20.Activation of the hexosamine pathway leads to deterioration of pancreatic beta-cell function through the induction of oxidative stress.
J Biol Chem 2001 Aug 17;276(33):31099-104
Kaneto H, Xu G, Song KH, Suzuma K, Bonner-Weir S, Sharma A, Weir GC.
Section of Islet Transplantation and Cell Biology, Joslin Diabetes Center, Boston, Massachusetts 02215, USA.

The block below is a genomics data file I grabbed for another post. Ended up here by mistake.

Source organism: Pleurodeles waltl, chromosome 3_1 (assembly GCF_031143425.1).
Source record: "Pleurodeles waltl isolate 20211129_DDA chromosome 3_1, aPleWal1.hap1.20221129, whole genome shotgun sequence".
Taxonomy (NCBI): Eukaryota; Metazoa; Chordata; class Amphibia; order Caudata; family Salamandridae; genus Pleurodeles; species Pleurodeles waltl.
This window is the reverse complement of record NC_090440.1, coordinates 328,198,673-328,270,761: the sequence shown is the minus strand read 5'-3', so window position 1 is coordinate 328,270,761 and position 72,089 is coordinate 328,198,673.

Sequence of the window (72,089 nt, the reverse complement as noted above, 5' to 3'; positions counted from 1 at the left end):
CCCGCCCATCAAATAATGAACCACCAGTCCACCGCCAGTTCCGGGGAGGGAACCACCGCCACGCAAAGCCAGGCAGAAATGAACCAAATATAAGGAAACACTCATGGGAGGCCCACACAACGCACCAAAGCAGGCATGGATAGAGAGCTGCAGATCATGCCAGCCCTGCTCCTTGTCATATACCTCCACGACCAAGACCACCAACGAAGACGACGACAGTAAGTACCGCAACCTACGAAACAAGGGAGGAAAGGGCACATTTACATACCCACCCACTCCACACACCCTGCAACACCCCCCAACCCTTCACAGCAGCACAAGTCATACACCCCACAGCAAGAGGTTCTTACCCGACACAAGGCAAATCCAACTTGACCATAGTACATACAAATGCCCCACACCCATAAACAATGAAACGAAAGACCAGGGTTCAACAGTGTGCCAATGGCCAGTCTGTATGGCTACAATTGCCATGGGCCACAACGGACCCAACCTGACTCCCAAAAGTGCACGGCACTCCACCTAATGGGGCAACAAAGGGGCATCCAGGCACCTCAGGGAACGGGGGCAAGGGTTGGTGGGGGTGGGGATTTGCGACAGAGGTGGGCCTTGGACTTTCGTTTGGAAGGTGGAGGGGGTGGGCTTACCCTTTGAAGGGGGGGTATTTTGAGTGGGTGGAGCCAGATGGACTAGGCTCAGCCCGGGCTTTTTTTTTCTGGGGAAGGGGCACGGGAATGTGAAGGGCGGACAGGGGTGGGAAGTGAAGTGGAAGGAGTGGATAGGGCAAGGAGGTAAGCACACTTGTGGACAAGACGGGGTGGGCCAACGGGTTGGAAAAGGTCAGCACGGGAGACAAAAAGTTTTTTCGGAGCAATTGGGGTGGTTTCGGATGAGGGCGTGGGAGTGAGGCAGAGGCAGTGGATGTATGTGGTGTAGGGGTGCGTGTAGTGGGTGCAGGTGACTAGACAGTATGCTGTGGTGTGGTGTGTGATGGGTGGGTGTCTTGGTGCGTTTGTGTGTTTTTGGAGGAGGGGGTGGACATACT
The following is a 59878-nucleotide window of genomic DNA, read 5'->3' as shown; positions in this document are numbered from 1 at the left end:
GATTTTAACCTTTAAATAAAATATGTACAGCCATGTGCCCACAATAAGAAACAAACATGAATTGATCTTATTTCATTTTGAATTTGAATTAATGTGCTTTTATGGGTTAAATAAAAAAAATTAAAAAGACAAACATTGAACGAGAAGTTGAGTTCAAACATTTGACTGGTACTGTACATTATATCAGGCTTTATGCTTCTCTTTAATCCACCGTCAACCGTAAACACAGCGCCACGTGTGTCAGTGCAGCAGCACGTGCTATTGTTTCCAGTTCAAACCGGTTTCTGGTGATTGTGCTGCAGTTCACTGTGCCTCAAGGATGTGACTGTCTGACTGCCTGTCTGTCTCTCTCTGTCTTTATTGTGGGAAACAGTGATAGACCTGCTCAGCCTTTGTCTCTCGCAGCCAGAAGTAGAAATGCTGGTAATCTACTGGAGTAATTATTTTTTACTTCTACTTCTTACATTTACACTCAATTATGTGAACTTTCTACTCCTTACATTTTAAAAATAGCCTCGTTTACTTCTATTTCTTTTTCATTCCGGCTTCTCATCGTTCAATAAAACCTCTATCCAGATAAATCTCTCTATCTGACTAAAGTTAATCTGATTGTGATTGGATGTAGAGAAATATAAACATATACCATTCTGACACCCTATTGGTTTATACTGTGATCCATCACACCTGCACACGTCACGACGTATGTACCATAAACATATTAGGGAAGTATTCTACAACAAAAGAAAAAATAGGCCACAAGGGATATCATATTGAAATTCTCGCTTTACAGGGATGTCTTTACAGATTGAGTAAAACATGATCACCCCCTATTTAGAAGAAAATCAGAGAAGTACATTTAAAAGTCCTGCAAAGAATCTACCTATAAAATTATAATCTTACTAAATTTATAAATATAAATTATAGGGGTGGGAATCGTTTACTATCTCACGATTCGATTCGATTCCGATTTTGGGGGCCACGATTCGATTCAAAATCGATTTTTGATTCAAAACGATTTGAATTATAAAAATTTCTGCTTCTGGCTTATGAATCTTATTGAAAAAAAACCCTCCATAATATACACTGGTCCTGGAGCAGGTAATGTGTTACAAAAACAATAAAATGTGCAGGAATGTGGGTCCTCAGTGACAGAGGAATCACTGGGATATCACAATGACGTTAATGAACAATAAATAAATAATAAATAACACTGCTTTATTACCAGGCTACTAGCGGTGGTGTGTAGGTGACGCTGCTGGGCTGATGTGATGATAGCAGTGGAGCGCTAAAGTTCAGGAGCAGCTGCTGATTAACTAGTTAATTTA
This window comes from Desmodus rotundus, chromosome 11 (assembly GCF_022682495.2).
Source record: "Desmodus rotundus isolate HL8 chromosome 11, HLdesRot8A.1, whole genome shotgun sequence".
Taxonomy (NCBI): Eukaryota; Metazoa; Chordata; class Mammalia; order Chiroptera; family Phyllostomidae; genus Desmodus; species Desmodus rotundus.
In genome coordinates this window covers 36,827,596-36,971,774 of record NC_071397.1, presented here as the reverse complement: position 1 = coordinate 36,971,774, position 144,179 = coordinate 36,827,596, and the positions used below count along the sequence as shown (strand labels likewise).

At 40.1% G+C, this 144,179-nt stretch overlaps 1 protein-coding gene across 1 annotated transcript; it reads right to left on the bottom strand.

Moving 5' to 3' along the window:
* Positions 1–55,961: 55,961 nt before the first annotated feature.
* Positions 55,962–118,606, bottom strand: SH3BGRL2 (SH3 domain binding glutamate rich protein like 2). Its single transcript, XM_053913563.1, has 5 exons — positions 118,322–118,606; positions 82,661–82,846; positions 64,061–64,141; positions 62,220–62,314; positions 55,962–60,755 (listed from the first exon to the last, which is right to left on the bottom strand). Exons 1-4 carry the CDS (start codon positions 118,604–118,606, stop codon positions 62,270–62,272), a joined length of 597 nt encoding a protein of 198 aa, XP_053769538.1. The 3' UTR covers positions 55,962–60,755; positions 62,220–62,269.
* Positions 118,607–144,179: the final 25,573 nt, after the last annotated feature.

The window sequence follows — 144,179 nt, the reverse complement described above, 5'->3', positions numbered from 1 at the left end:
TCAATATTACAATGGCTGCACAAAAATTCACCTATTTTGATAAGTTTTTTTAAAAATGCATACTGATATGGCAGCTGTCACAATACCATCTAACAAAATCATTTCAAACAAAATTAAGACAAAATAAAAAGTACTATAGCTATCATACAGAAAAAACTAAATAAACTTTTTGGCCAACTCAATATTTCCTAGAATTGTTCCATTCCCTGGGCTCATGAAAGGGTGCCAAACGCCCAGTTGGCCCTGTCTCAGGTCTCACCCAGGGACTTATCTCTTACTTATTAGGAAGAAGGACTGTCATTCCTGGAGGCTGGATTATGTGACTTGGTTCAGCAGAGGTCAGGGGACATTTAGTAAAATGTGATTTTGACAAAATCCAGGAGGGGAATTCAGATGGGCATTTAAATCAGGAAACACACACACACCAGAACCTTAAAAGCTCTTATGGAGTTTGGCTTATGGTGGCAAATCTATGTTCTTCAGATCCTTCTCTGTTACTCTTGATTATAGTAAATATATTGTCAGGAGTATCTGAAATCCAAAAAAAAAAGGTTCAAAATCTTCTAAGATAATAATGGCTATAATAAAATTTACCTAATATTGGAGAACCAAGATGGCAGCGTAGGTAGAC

It is known well that activation of the hexosamine pathway causes insulin resistance, but how this activation influences pancreatic beta-cell function remains unclear. In this study, we found that in isolated rat islets adenovirus-mediated overexpression of :fructose-6-phosphate amidotransferase (GFAT), the first and rate-limiting enzyme of the hexosamine pathway, leads to deterioration of beta-cell function, which is similar to that found in diabetes. Overexpression of GFAT or treatment with glucosamine results in impaired glucose-stimulated insulin secretion and reduction in the expression levels of several beta-cell specific genes (insulin, GLUT2, and glucokinase). Additionally, the DNA binding activity of PDX-1, an important transcription factor for these three genes, was markedly reduced. These phenomena were not mimicked by the induction of O-linked glycosylation with an inhibitor of O-GlcNAcase, PUGNAc. It was also found that glucosamine increases hydrogen peroxide levels and that several hexosamine pathway-mediated changes were suppressed by treatment with the antioxidant N-acetyl-l-cysteine. In conclusion, activation of the hexosamine pathway leads to deterioration of beta-cell function through the induction of oxidative stress rather than O-linked glycosylation. Thus, the hexosamine pathway may contribute to the deterioration of beta-cell function found in diabetes.